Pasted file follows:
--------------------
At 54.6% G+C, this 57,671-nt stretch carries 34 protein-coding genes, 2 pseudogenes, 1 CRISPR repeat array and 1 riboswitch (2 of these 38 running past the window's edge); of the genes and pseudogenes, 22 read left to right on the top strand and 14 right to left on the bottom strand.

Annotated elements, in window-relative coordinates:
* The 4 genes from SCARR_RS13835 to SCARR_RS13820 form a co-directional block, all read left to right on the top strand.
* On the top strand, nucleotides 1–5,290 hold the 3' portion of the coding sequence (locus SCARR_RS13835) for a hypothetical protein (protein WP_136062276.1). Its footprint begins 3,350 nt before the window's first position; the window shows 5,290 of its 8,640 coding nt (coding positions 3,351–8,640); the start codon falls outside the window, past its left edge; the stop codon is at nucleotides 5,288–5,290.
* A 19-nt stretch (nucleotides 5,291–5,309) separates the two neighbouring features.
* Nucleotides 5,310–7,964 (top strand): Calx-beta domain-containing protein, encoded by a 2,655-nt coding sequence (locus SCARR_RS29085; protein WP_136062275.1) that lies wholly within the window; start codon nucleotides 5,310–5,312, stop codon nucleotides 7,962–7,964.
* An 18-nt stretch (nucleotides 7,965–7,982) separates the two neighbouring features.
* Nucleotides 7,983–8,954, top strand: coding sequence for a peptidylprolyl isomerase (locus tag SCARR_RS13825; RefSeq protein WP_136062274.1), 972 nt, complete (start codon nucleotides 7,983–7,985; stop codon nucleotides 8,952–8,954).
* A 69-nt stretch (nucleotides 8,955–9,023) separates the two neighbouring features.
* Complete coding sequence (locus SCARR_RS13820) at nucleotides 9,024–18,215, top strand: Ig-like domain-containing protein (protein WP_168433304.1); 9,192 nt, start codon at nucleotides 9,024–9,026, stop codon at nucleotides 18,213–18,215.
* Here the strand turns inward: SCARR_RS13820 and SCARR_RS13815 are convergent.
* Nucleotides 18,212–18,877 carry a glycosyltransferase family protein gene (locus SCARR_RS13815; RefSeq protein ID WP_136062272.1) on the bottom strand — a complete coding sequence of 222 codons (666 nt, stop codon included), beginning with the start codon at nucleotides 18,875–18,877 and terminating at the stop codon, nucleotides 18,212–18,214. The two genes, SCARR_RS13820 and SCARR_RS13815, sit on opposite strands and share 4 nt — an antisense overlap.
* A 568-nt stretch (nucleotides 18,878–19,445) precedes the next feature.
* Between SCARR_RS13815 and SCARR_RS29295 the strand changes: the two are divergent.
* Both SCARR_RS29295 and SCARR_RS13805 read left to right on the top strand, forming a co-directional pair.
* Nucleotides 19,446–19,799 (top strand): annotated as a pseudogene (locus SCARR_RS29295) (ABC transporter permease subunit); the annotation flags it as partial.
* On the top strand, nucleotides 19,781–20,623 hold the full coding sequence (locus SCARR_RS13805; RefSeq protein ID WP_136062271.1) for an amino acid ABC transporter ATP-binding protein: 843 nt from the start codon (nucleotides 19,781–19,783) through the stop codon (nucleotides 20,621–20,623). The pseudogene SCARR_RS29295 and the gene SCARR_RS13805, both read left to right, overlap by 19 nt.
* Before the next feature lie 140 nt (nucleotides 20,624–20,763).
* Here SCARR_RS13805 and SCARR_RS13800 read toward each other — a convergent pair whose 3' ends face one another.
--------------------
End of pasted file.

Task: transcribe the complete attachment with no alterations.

At 54.6% G+C, this 57,671-nt stretch carries 34 protein-coding genes, 2 pseudogenes, 1 CRISPR repeat array and 1 riboswitch (2 of these 38 running past the window's edge); of the genes and pseudogenes, 22 read left to right on the top strand and 14 right to left on the bottom strand.

Annotated elements, in window-relative coordinates:
* The 4 genes from SCARR_RS13835 to SCARR_RS13820 form a co-directional block, all read left to right on the top strand.
* On the top strand, nucleotides 1–5,290 hold the 3' portion of the coding sequence (locus SCARR_RS13835) for a hypothetical protein (protein WP_136062276.1). Its footprint begins 3,350 nt before the window's first position; the window shows 5,290 of its 8,640 coding nt (coding positions 3,351–8,640); the start codon falls outside the window, past its left edge; the stop codon is at nucleotides 5,288–5,290.
* A 19-nt stretch (nucleotides 5,291–5,309) separates the two neighbouring features.
* Nucleotides 5,310–7,964 (top strand): Calx-beta domain-containing protein, encoded by a 2,655-nt coding sequence (locus SCARR_RS29085; protein WP_136062275.1) that lies wholly within the window; start codon nucleotides 5,310–5,312, stop codon nucleotides 7,962–7,964.
* An 18-nt stretch (nucleotides 7,965–7,982) separates the two neighbouring features.
* Nucleotides 7,983–8,954, top strand: coding sequence for a peptidylprolyl isomerase (locus tag SCARR_RS13825; RefSeq protein WP_136062274.1), 972 nt, complete (start codon nucleotides 7,983–7,985; stop codon nucleotides 8,952–8,954).
* A 69-nt stretch (nucleotides 8,955–9,023) separates the two neighbouring features.
* Complete coding sequence (locus SCARR_RS13820) at nucleotides 9,024–18,215, top strand: Ig-like domain-containing protein (protein WP_168433304.1); 9,192 nt, start codon at nucleotides 9,024–9,026, stop codon at nucleotides 18,213–18,215.
* Here the strand turns inward: SCARR_RS13820 and SCARR_RS13815 are convergent.
* Nucleotides 18,212–18,877 carry a glycosyltransferase family protein gene (locus SCARR_RS13815; RefSeq protein ID WP_136062272.1) on the bottom strand — a complete coding sequence of 222 codons (666 nt, stop codon included), beginning with the start codon at nucleotides 18,875–18,877 and terminating at the stop codon, nucleotides 18,212–18,214. The two genes, SCARR_RS13820 and SCARR_RS13815, sit on opposite strands and share 4 nt — an antisense overlap.
* A 568-nt stretch (nucleotides 18,878–19,445) precedes the next feature.
* Between SCARR_RS13815 and SCARR_RS29295 the strand changes: the two are divergent.
* Both SCARR_RS29295 and SCARR_RS13805 read left to right on the top strand, forming a co-directional pair.
* Nucleotides 19,446–19,799 (top strand): annotated as a pseudogene (locus SCARR_RS29295) (ABC transporter permease subunit); the annotation flags it as partial.
* On the top strand, nucleotides 19,781–20,623 hold the full coding sequence (locus SCARR_RS13805; RefSeq protein ID WP_136062271.1) for an amino acid ABC transporter ATP-binding protein: 843 nt from the start codon (nucleotides 19,781–19,783) through the stop codon (nucleotides 20,621–20,623). The pseudogene SCARR_RS29295 and the gene SCARR_RS13805, both read left to right, overlap by 19 nt.
* Before the next feature lie 140 nt (nucleotides 20,624–20,763).
* Here SCARR_RS13805 and SCARR_RS13800 read toward each other — a convergent pair whose 3' ends face one another.